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Samsung N120 Netbook Review


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Key Specifications

  • Review Price: £356.97

Today we’re looking at yet another netbook from Samsung, which has been on a roll in this area ever since its NC10 won our Best Netbook of 2008 award. The N110 came along and didn’t mess with the basics, merely introducing a few slight design tweaks. Now though we have the Samsung N120 before us, so it’s time to see what goodies are packed into its attractive shell.

Unfortunately, Samsung seems to be pulling a bit of an Asus on us, bringing out various refreshes of its netbooks which vary only in non-obvious ways. Like the N110 before it, Samsung’s latest – available in black or white – is at first glance nothing more than an aesthetic update, so inside you’ll find exactly the same components as in last year’s model.

Most people will probably be familiar with the specification this kind of setup gets you: an Intel Atom N270 processor running at 1.6GHz, a single gigabyte of RAM (which is just enough to keep the pre-installed Windows XP happy), and a par-for-the-course 160GB hard drive, with standard 802.11g Wi-Fi and Bluetooth 2.0 plus EDR for wireless communication. Unfortunately, this also means the same underpowered Intel GMA950 integrated graphics, so you won’t be running most HD video formats smoothly on this little netbook.

Why then, aside from the new styling which we’ll get to in a minute, should you go for this little beast over its predecessors? There are only two hardware changes which are of genuine interest. The first is that the chassis has been extended, making for a wider netbook at 272mm and adding 20grams to make the total weight 1.28kg. This has not only given Samsung room to implement a ‘full-size’ keyboard with similarly-sized keys to those on a 12in notebook, but has also allowed the company to move the speakers to either side of the 10.1in screen and even add a subwoofer, making the N120 the first 2.1-speaker netbook we know of.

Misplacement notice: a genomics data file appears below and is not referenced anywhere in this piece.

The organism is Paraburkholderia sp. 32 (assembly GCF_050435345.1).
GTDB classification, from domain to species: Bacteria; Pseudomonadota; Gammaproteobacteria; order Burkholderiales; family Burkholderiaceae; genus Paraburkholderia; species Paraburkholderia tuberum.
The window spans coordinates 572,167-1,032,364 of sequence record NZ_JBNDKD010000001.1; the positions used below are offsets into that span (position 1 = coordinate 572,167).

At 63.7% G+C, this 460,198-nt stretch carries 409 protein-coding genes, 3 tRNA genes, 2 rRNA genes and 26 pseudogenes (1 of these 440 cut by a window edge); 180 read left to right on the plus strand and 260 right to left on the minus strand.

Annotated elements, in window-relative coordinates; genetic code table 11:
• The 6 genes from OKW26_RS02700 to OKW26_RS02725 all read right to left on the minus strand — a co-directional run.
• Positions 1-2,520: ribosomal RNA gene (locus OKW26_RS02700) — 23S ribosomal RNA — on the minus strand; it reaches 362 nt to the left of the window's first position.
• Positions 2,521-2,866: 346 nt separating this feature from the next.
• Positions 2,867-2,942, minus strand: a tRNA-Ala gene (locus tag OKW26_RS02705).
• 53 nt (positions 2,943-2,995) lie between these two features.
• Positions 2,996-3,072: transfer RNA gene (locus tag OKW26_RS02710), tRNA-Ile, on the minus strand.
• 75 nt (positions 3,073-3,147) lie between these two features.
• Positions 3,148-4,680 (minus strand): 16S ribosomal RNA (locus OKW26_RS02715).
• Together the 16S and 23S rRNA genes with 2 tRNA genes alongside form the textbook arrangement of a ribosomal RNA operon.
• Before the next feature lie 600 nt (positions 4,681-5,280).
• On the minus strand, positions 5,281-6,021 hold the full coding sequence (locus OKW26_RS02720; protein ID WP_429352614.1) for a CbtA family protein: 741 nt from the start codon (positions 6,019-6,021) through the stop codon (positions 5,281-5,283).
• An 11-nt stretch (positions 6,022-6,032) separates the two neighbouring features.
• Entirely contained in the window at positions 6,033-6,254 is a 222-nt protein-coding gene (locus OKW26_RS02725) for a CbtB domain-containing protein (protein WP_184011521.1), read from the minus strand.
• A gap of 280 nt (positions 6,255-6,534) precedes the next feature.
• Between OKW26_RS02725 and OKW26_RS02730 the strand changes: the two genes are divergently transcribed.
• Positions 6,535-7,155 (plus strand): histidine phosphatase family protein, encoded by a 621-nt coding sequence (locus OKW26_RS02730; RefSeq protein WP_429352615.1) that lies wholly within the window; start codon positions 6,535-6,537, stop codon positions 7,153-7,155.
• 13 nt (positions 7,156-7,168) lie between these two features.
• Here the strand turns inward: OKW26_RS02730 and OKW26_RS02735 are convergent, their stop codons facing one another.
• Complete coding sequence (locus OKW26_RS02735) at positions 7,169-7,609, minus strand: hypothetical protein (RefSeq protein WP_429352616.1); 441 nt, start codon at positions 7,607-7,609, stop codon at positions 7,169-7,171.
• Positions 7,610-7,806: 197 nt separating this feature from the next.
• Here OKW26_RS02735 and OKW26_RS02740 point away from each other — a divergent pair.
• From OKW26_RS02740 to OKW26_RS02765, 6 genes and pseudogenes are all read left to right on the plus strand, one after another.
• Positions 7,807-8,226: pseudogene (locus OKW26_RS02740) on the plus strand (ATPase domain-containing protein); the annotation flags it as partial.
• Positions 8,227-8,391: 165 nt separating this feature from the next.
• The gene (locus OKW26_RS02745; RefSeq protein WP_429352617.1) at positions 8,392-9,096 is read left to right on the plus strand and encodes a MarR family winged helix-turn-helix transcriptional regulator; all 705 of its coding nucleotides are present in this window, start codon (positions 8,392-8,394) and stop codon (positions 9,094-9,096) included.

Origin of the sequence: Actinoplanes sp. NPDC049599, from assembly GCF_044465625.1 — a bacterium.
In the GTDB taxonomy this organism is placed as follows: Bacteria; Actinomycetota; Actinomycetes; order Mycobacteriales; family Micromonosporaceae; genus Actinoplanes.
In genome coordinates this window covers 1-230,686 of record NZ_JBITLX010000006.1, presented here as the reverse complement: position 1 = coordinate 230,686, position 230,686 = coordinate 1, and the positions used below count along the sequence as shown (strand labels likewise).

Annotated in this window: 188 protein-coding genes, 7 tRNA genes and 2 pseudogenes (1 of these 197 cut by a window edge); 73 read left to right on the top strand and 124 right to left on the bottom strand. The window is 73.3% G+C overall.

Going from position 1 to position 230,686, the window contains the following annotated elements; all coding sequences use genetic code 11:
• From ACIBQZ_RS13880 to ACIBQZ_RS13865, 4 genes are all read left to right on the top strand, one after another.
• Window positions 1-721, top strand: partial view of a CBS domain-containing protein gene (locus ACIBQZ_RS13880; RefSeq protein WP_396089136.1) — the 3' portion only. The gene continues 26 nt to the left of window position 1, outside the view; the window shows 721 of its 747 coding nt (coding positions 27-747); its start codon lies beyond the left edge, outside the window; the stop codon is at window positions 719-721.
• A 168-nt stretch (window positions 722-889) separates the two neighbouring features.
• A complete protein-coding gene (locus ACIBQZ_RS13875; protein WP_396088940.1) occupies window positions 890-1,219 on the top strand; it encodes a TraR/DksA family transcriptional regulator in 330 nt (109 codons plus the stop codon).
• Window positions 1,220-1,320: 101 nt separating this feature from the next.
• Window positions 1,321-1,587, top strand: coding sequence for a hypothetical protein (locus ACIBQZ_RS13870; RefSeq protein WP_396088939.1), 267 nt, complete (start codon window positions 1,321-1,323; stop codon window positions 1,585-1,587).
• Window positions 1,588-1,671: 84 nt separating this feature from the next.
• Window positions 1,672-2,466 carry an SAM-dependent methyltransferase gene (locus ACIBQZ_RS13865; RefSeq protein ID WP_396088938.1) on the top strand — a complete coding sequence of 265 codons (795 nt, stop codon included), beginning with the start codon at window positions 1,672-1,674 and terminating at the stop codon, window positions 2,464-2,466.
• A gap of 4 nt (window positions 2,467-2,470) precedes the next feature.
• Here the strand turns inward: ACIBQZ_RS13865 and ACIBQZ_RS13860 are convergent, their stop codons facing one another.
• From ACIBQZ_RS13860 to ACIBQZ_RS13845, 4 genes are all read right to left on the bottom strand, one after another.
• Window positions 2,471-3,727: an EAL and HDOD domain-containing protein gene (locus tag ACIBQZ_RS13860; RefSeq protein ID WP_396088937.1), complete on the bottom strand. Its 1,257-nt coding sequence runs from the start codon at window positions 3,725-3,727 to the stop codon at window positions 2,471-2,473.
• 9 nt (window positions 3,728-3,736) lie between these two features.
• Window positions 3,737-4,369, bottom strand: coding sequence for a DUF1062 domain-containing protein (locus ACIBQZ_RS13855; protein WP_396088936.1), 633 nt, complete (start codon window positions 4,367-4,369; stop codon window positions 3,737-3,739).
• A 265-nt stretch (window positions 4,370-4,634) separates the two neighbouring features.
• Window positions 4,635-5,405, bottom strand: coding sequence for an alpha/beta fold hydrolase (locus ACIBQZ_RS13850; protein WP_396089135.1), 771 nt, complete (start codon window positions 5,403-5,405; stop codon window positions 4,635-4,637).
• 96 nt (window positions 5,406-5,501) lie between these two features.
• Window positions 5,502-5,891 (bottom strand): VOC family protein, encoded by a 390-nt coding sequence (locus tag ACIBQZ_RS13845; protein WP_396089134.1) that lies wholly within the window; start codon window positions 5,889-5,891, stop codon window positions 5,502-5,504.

Visually, the changes are mostly subtle but all welcome. Gone is the piano-black fingerprint-loving lid of the N110, to be replaced by a semi-matte finish that requires far less maintenance and won’t show up scratches as easily. We must applaud Samsung for breaking with the common tradition of making portable machines shiny; one it has previously promoted assiduously. It’s also worth mentioning the included black nylon slipcase, which frankly feels cheap but does the job, protecting the N120 from wear and tear.

On the inside, this netbook looks nearly identical to the N110 aside from the screen’s wider bezel, which here incorporates the speakers and a larger webcam section. Another small but welcome change is that all the ports are now marked by clear icons along the top (much like they were on the NC10). However, the chromed hinges are now matched by thin chrome strips to either side rather than the N110’s red trim, which lends it a more cohesive look.

Build quality isn’t quite as impressive as previous models, with a bit of give on the chassis and a little creak on the hinge. It doesn’t feel flimsy though, and the light construction helps to keep this larger machine’s weight down to 1.28kg compared to 1.33kg for the smaller NC10.

As for connectivity, nothing has changed since the NC10, so we’ve still got power and Ethernet jacks on the left, along with two USB ports. At the front resides the 3-in-1 card reader supporting SD, SDHC and MMC, and finally on the right are headphone and microphone sockets, a third USB port and VGA-out, in addition to a lock slot.

Getting onto usability, the full-size anti-bacterial keyboard is a pleasure to use, offering crisp if slightly shallow feedback and a nice feel. Personally I still prefer the excellent example found on the HP Compaq Mini 700, mainly because – contrary to every desktop keyboard – Samsung has placed the ” key to the right rather than the left. Since I am a right-shifter, this led me to repeatedly hit ” when I meant to capitalise a letter, though obviously it’s not an issue for many and something you get used to over time. Still, it’s not an issue on the US version, where the ” key is placed above the smaller Enter key.